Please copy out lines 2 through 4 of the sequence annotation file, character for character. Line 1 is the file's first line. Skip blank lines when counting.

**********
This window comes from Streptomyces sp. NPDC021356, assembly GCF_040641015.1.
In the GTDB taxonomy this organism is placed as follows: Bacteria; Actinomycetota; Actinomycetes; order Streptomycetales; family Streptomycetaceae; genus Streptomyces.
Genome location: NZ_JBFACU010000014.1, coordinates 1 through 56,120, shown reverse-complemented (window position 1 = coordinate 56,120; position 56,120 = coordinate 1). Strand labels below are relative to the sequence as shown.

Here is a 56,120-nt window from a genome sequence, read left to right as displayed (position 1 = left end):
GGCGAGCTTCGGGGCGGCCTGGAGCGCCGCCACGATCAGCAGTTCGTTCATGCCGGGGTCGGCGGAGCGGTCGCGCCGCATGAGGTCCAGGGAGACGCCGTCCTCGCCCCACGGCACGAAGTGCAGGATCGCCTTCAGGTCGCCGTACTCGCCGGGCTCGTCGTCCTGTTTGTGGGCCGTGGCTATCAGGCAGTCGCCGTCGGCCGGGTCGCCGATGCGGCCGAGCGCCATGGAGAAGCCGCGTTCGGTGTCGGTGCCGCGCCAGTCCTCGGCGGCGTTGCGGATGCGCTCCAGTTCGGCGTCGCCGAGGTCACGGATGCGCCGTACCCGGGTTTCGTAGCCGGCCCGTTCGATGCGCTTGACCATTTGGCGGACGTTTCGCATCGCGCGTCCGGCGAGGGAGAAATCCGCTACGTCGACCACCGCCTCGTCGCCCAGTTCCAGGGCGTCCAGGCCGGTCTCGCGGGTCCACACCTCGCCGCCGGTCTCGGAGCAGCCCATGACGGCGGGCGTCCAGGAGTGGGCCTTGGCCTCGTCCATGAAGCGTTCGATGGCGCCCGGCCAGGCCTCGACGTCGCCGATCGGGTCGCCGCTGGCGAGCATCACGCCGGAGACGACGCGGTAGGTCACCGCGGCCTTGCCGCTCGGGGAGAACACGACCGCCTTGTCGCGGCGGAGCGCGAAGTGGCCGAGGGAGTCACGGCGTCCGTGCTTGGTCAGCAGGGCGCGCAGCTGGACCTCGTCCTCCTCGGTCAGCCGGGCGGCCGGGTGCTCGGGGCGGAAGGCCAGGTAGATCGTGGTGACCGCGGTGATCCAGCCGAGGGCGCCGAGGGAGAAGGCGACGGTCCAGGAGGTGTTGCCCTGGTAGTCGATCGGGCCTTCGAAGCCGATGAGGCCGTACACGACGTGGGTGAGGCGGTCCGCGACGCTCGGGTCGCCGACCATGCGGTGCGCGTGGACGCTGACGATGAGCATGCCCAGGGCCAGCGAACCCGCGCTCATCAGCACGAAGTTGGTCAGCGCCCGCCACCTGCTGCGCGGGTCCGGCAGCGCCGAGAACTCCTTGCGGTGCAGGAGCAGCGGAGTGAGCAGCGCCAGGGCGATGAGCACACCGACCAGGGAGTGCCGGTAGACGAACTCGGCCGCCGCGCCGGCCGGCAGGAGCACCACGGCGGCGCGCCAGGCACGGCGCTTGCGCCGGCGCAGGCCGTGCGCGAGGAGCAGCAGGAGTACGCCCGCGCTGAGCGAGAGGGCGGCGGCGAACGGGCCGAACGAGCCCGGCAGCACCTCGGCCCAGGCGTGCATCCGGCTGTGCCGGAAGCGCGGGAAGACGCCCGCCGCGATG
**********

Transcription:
In the GTDB taxonomy this organism is placed as follows: Bacteria; Actinomycetota; Actinomycetes; order Streptomycetales; family Streptomycetaceae; genus Streptomyces.
Genome location: NZ_JBFACU010000014.1, coordinates 1 through 56,120, shown reverse-complemented (window position 1 = coordinate 56,120; position 56,120 = coordinate 1). Strand labels below are relative to the sequence as shown.

Here is a 56,120-nt window from a genome sequence, read left to right as displayed (position 1 = left end):